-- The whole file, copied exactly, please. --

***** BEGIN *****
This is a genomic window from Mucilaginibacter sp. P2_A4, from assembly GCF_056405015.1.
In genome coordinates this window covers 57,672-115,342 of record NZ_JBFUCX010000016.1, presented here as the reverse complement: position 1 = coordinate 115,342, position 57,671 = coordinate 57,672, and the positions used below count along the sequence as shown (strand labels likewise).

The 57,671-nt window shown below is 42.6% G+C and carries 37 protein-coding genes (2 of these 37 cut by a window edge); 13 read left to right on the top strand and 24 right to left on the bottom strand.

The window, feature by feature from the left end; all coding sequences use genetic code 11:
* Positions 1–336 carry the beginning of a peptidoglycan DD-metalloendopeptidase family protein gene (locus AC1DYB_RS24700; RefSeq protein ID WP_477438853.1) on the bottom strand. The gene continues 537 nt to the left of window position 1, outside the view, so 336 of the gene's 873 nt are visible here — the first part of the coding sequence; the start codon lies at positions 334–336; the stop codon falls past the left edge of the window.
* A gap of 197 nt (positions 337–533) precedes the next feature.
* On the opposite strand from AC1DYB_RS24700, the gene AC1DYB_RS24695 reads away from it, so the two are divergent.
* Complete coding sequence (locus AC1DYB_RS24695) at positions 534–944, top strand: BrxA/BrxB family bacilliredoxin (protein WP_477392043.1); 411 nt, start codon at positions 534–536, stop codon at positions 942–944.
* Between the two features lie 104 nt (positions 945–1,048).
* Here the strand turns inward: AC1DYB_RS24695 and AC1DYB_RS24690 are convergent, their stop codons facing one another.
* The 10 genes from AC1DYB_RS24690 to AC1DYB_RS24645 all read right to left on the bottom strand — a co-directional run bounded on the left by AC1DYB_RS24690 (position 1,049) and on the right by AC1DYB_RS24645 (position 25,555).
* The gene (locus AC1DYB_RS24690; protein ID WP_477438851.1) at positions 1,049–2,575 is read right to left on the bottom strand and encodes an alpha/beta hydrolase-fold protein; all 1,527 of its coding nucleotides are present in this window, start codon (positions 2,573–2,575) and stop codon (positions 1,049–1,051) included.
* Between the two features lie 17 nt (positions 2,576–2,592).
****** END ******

This is a genomic window from Mucilaginibacter sp. P2_A4, from assembly GCF_056405015.1.
In genome coordinates this window covers 57,672-115,342 of record NZ_JBFUCX010000016.1, presented here as the reverse complement: position 1 = coordinate 115,342, position 57,671 = coordinate 57,672, and the positions used below count along the sequence as shown (strand labels likewise).

The 57,671-nt window shown below is 42.6% G+C and carries 37 protein-coding genes (2 of these 37 cut by a window edge); 13 read left to right on the top strand and 24 right to left on the bottom strand.

The window, feature by feature from the left end; all coding sequences use genetic code 11:
* Positions 1–336 carry the beginning of a peptidoglycan DD-metalloendopeptidase family protein gene (locus AC1DYB_RS24700; RefSeq protein ID WP_477438853.1) on the bottom strand. The gene continues 537 nt to the left of window position 1, outside the view, so 336 of the gene's 873 nt are visible here — the first part of the coding sequence; the start codon lies at positions 334–336; the stop codon falls past the left edge of the window.
* A gap of 197 nt (positions 337–533) precedes the next feature.
* On the opposite strand from AC1DYB_RS24700, the gene AC1DYB_RS24695 reads away from it, so the two are divergent.
* Complete coding sequence (locus AC1DYB_RS24695) at positions 534–944, top strand: BrxA/BrxB family bacilliredoxin (protein WP_477392043.1); 411 nt, start codon at positions 534–536, stop codon at positions 942–944.
* Between the two features lie 104 nt (positions 945–1,048).
* Here the strand turns inward: AC1DYB_RS24695 and AC1DYB_RS24690 are convergent, their stop codons facing one another.
* The 10 genes from AC1DYB_RS24690 to AC1DYB_RS24645 all read right to left on the bottom strand — a co-directional run bounded on the left by AC1DYB_RS24690 (position 1,049) and on the right by AC1DYB_RS24645 (position 25,555).
* The gene (locus AC1DYB_RS24690; protein ID WP_477438851.1) at positions 1,049–2,575 is read right to left on the bottom strand and encodes an alpha/beta hydrolase-fold protein; all 1,527 of its coding nucleotides are present in this window, start codon (positions 2,573–2,575) and stop codon (positions 1,049–1,051) included.
* Between the two features lie 17 nt (positions 2,576–2,592).